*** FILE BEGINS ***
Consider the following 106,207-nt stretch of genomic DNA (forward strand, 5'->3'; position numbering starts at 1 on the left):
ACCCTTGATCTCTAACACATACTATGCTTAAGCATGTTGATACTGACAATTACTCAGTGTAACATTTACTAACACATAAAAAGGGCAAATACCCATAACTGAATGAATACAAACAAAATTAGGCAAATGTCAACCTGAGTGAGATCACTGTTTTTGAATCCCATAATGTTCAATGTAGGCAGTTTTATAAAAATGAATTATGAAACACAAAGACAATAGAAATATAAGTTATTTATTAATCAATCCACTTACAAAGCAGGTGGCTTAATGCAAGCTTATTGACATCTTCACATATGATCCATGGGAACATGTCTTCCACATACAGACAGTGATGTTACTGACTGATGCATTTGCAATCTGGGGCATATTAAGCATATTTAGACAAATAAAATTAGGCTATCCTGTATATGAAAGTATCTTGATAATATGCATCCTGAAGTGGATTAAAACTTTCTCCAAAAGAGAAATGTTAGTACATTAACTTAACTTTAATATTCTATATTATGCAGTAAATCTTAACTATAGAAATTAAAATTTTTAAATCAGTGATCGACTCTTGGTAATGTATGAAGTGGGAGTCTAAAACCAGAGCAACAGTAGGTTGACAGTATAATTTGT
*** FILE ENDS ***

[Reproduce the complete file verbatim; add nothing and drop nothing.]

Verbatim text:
Consider the following 106,207-nt stretch of genomic DNA (forward strand, 5'->3'; position numbering starts at 1 on the left):
ACCCTTGATCTCTAACACATACTATGCTTAAGCATGTTGATACTGACAATTACTCAGTGTAACATTTACTAACACATAAAAAGGGCAAATACCCATAACTGAATGAATACAAACAAAATTAGGCAAATGTCAACCTGAGTGAGATCACTGTTTTTGAATCCCATAATGTTCAATGTAGGCAGTTTTATAAAAATGAATTATGAAACACAAAGACAATAGAAATATAAGTTATTTATTAATCAATCCACTTACAAAGCAGGTGGCTTAATGCAAGCTTATTGACATCTTCACATATGATCCATGGGAACATGTCTTCCACATACAGACAGTGATGTTACTGACTGATGCATTTGCAATCTGGGGCATATTAAGCATATTTAGACAAATAAAATTAGGCTATCCTGTATATGAAAGTATCTTGATAATATGCATCCTGAAGTGGATTAAAACTTTCTCCAAAAGAGAAATGTTAGTACATTAACTTAACTTTAATATTCTATATTATGCAGTAAATCTTAACTATAGAAATTAAAATTTTTAAATCAGTGATCGACTCTTGGTAATGTATGAAGTGGGAGTCTAAAACCAGAGCAACAGTAGGTTGACAGTATAATTTGT